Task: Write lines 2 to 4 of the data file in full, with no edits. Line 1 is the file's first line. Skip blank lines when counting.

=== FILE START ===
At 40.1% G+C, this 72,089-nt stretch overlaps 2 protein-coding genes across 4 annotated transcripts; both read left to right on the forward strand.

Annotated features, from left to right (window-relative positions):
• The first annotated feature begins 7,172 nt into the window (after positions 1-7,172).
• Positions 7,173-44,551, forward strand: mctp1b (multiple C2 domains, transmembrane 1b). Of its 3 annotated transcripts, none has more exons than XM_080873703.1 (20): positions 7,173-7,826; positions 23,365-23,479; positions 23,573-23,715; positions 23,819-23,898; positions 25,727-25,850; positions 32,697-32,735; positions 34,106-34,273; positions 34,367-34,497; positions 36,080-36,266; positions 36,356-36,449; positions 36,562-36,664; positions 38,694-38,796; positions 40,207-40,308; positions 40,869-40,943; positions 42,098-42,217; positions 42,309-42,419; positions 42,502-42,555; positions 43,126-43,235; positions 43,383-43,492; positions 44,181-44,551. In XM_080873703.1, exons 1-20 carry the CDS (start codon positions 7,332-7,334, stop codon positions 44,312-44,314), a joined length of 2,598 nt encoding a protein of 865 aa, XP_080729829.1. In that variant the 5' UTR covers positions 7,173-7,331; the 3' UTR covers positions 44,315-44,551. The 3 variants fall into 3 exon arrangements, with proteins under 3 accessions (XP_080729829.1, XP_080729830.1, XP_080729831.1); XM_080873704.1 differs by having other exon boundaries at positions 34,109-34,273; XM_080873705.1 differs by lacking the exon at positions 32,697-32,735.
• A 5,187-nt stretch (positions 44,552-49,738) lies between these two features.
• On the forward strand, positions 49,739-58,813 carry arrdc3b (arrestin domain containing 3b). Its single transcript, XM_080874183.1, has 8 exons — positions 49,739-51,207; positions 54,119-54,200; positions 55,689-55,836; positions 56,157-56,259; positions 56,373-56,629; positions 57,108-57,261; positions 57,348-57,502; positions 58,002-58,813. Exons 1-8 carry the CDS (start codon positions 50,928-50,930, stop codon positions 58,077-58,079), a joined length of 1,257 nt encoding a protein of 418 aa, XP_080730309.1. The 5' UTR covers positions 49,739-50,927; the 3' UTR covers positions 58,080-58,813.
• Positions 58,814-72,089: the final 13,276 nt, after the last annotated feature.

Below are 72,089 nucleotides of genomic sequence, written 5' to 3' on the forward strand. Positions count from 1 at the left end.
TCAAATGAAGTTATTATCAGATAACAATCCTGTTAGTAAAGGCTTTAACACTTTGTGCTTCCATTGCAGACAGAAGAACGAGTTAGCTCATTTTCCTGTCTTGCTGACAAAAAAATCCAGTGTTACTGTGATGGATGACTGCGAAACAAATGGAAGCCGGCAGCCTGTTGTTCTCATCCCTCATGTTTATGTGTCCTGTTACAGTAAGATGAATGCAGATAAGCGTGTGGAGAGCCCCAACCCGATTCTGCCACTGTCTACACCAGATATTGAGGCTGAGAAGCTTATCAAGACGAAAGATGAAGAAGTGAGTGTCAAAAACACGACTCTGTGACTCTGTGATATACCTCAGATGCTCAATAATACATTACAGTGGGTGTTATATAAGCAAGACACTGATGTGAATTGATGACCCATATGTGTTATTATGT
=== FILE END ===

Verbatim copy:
Annotated features, from left to right (window-relative positions):
• The first annotated feature begins 7,172 nt into the window (after positions 1-7,172).
• Positions 7,173-44,551, forward strand: mctp1b (multiple C2 domains, transmembrane 1b). Of its 3 annotated transcripts, none has more exons than XM_080873703.1 (20): positions 7,173-7,826; positions 23,365-23,479; positions 23,573-23,715; positions 23,819-23,898; positions 25,727-25,850; positions 32,697-32,735; positions 34,106-34,273; positions 34,367-34,497; positions 36,080-36,266; positions 36,356-36,449; positions 36,562-36,664; positions 38,694-38,796; positions 40,207-40,308; positions 40,869-40,943; positions 42,098-42,217; positions 42,309-42,419; positions 42,502-42,555; positions 43,126-43,235; positions 43,383-43,492; positions 44,181-44,551. In XM_080873703.1, exons 1-20 carry the CDS (start codon positions 7,332-7,334, stop codon positions 44,312-44,314), a joined length of 2,598 nt encoding a protein of 865 aa, XP_080729829.1. In that variant the 5' UTR covers positions 7,173-7,331; the 3' UTR covers positions 44,315-44,551. The 3 variants fall into 3 exon arrangements, with proteins under 3 accessions (XP_080729829.1, XP_080729830.1, XP_080729831.1); XM_080873704.1 differs by having other exon boundaries at positions 34,109-34,273; XM_080873705.1 differs by lacking the exon at positions 32,697-32,735.